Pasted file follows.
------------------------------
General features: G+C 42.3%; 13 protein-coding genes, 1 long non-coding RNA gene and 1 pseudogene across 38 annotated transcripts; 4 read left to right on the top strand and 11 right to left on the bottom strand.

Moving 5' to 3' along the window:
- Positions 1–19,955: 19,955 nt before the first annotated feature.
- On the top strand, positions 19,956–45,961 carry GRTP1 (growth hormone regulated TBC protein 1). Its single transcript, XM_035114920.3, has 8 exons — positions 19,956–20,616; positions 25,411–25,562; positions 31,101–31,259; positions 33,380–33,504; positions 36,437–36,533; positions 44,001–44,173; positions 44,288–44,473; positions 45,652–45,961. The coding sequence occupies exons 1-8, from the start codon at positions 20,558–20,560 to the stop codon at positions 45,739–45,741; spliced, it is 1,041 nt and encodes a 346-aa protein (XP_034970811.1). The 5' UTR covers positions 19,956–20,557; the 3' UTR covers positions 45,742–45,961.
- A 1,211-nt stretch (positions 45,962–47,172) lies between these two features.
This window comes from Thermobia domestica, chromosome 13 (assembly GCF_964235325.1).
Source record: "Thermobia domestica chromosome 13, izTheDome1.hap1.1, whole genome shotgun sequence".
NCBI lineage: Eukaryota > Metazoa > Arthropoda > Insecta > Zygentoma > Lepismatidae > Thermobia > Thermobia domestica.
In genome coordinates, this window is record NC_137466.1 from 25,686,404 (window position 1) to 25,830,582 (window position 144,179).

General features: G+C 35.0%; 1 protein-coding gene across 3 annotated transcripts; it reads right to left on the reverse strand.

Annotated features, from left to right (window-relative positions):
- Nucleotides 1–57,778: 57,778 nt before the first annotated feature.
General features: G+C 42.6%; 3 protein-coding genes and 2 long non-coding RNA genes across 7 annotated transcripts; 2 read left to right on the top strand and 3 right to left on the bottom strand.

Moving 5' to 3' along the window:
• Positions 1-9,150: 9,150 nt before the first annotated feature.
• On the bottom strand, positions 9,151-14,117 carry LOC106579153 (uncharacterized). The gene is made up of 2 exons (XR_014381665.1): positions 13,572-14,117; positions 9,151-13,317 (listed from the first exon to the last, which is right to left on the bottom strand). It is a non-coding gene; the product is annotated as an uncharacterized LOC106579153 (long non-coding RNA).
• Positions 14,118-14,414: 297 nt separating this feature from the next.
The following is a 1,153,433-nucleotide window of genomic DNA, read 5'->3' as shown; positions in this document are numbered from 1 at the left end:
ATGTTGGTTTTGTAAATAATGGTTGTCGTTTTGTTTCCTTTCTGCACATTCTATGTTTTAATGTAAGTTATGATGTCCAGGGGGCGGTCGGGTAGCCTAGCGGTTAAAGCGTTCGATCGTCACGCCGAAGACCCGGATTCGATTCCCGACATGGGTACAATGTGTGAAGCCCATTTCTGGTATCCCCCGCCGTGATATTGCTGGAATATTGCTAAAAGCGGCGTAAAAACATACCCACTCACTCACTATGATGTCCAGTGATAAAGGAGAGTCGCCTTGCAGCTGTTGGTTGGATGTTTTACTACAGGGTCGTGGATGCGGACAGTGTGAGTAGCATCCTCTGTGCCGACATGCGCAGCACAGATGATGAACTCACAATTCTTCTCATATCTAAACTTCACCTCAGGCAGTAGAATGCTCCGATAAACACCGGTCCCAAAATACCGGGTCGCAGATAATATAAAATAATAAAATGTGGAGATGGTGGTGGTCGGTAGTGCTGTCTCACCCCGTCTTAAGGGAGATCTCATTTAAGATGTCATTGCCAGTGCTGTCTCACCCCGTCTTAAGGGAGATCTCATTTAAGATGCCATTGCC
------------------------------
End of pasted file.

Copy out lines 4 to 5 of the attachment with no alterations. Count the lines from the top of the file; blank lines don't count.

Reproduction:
- On the top strand, positions 19,956–45,961 carry GRTP1 (growth hormone regulated TBC protein 1). Its single transcript, XM_035114920.3, has 8 exons — positions 19,956–20,616; positions 25,411–25,562; positions 31,101–31,259; positions 33,380–33,504; positions 36,437–36,533; positions 44,001–44,173; positions 44,288–44,473; positions 45,652–45,961. The coding sequence occupies exons 1-8, from the start codon at positions 20,558–20,560 to the stop codon at positions 45,739–45,741; spliced, it is 1,041 nt and encodes a 346-aa protein (XP_034970811.1). The 5' UTR covers positions 19,956–20,557; the 3' UTR covers positions 45,742–45,961.
- A 1,211-nt stretch (positions 45,962–47,172) lies between these two features.